Pencil beam proton therapy: What to know

Pencil beam scanning, also called scanning beam, is the most advanced type of proton therapy. Only a few millimeters wide (the width of a pencil), pencil beam scanning is used to treat complex cancers with unparalleled precision. It’s used to treat head and neck, gynecologic, lung, prostate, breast, brain, liver, lymphoma, sarcoma and tumors in children. Proton therapy may also be used for tumors that recur in areas that have previously been treated with standard radiation therapy.

“Pencil beam scanning is an intricate, personalized approach to proton therapy,” says Steven Frank, M.D., medical director of the MD Anderson Proton Therapy Center. “No two tumors are identical, so we customize the proton beam to target a patient’s unique tumor location, size and shape.”

Pencil beam scanning builds on proton therapy’s success

Pioneered at MD Anderson, pencil beam scanning uses a tumor’s location, shape and size to create a customized pattern of protons to precisely treat the tumor while avoiding nearby healthy tissue.

With standard radiation therapy, energized particles called photons are used to destroy cancer cells. But surrounding normal tissues are also exposed to the radiation, increasing the risk of side effects. By using a different type of energy called protons, proton therapy is able treat the tumor while minimizing radiation exposure to the rest of the body. “There’s a low entrance dose when the beam enters the body and a low exit dose once the radiation has been deposited into the tumor,” says Albert Koong, M.D., Ph.D.

However, pencil beam scanning takes the precision of proton therapy even further by shaping the area being treated, called the field, to mirror the tumor’s shape. “Although it’s possible to shape the field with traditional proton therapy, pencil beam technology can be shaped with an even greater degree of precision,” Koong says.

Pencil beam scanning allows for the manipulation of the beam to create a pattern of protons to more accurately administer the dose to the unique shape of the tumor. “We can increase the intensity of protons where there’s more volume of cancer and scale it back when there’s less,” Frank says.

Pencil beam scanning can treat a tumor with a single field or with multiple fields, sometimes up to five. When multiple scanning beam fields are used, it’s called intensity modulated proton therapy (IMPT). “The dose patterns of IMPT can overlap and intersect where the tumor has more bulk,” Koong says. This allows protons to treat even the most irregularly shaped tumors located around critical organs like the oral cavity, bowel or spinal cord.

Preparing for pencil beam scanning treatment

Developing a treatment plan that uses pencil beam scanning takes about a week. If your doctor has recommended pencil beam scanning, you’ll first undergo CT scans to capture images. Your radiation oncologist will use these images to identify the right targets and determine the beam arrangements.

A treatment course usually lasts six to seven weeks, but it varies based on the tumor and its sensitivity to radiation therapy. Patients can expect to be in the treatment room for about 30 minutes for set up, quality assurance and the actual treatment. “The delivery of the protons doesn’t take more than about a minute,” Frank says. “So it can be a total of three to four minutes, depending on the number of fields in the plan.”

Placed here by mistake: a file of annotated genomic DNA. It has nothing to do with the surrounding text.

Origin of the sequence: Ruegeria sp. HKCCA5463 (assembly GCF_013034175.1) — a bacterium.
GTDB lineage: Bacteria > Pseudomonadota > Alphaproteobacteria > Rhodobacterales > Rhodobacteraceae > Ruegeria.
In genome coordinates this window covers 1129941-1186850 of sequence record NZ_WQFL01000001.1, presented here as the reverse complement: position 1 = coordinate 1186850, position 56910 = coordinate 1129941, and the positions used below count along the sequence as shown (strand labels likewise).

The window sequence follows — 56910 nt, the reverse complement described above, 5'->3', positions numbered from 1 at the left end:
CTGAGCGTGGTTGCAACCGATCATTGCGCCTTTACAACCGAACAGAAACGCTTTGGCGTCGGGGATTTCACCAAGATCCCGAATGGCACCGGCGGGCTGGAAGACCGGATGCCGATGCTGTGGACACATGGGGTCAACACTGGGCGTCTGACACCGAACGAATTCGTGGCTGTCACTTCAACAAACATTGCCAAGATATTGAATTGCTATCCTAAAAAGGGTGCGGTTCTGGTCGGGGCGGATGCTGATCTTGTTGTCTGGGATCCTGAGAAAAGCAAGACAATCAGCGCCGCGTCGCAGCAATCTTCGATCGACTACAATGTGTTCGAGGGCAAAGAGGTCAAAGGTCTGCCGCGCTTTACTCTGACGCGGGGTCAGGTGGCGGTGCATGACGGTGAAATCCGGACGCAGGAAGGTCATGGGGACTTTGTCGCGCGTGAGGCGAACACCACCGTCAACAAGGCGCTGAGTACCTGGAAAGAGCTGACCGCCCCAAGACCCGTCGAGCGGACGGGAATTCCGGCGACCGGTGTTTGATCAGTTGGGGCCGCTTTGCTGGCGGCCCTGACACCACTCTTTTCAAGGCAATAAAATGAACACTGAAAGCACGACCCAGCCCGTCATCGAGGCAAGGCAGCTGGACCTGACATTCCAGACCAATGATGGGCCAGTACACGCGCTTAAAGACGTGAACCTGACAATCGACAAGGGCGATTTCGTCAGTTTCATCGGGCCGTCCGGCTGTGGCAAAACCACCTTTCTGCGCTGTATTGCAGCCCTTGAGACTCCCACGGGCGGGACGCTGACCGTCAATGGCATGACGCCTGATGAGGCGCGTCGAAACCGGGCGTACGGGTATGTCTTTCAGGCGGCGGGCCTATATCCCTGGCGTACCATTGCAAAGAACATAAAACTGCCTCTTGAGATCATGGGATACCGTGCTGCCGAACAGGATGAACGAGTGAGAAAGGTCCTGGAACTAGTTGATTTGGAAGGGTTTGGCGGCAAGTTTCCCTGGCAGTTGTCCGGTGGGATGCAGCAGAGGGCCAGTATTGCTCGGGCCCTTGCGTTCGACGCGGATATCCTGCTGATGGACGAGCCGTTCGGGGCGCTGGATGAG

Minimizing side effects, optimizing results

“Because we control the radiation dose and place it exactly where we want, we’re able to spare the surrounding tissues so patients experience fewer side effects,” Koong says.

Patients may still experience side effects, though, and they’re dependent on the tumor’s location. Gastrointestinal tumors like liver, colorectal and pancreatic cancers are close to the bowel. If the bowel is exposed to radiation, it can cause nausea, diarrhea or damage the bowel to the point that surgery is needed. Problems with sexual health and with bathroom use are possible for prostate cancer patients. Patients with head and neck cancers like tonsil, tongue, salivary gland, eye or skull base tumors can experience mouth ulcers, loss of taste, dry mouth and vision loss. Breast cancer patients can experience heart issues, and lung cancer patients can experience inflammation of the lung, causing shortness of breath.

With children, the concern of side effects is even greater because any amount of radiation can cause short-term side effects, but could also potentially lead to secondary cancers in the future. Proton therapy is ideal for treating younger patients because the overall radiation exposure is significantly less than with standard radiation therapy.

“We’re constantly monitoring patients throughout treatment to identify side effects and changes in the tumor,” Frank says. “As tumors shrink or anatomy shifts from treatment-related weight loss, we change the treatment plan to ensure it remains effective.”

 “The patient is at the core of everything we do,” Koong adds. “Our approach focuses on the disease site, not our treatment specialty, so we’re always individualizing the treatment for each patient.”

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